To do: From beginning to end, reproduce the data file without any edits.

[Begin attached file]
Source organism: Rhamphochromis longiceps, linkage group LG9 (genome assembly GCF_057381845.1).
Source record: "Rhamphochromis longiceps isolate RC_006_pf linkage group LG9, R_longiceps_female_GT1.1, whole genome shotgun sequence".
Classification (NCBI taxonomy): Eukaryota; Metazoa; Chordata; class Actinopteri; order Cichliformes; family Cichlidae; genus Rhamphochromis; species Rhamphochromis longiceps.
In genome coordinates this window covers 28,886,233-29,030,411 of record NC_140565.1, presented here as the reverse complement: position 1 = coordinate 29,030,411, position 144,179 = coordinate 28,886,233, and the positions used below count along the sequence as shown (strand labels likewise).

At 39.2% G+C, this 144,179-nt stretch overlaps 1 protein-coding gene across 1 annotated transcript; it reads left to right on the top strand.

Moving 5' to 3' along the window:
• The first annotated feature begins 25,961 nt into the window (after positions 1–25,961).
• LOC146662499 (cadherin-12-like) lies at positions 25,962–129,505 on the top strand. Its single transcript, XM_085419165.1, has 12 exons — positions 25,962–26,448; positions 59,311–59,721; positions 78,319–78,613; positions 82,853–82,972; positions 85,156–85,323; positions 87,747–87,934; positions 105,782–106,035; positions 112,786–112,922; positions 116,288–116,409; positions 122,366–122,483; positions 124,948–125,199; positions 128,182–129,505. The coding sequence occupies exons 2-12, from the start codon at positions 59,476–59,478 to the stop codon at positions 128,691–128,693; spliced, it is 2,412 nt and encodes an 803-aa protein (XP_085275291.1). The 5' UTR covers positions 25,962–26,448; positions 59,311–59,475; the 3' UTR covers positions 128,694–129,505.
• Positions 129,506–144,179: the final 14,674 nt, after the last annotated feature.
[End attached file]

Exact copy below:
Source organism: Rhamphochromis longiceps, linkage group LG9 (genome assembly GCF_057381845.1).
Source record: "Rhamphochromis longiceps isolate RC_006_pf linkage group LG9, R_longiceps_female_GT1.1, whole genome shotgun sequence".
Classification (NCBI taxonomy): Eukaryota; Metazoa; Chordata; class Actinopteri; order Cichliformes; family Cichlidae; genus Rhamphochromis; species Rhamphochromis longiceps.
In genome coordinates this window covers 28,886,233-29,030,411 of record NC_140565.1, presented here as the reverse complement: position 1 = coordinate 29,030,411, position 144,179 = coordinate 28,886,233, and the positions used below count along the sequence as shown (strand labels likewise).

At 39.2% G+C, this 144,179-nt stretch overlaps 1 protein-coding gene across 1 annotated transcript; it reads left to right on the top strand.

Moving 5' to 3' along the window:
• The first annotated feature begins 25,961 nt into the window (after positions 1–25,961).
• LOC146662499 (cadherin-12-like) lies at positions 25,962–129,505 on the top strand. Its single transcript, XM_085419165.1, has 12 exons — positions 25,962–26,448; positions 59,311–59,721; positions 78,319–78,613; positions 82,853–82,972; positions 85,156–85,323; positions 87,747–87,934; positions 105,782–106,035; positions 112,786–112,922; positions 116,288–116,409; positions 122,366–122,483; positions 124,948–125,199; positions 128,182–129,505. The coding sequence occupies exons 2-12, from the start codon at positions 59,476–59,478 to the stop codon at positions 128,691–128,693; spliced, it is 2,412 nt and encodes an 803-aa protein (XP_085275291.1). The 5' UTR covers positions 25,962–26,448; positions 59,311–59,475; the 3' UTR covers positions 128,694–129,505.
• Positions 129,506–144,179: the final 14,674 nt, after the last annotated feature.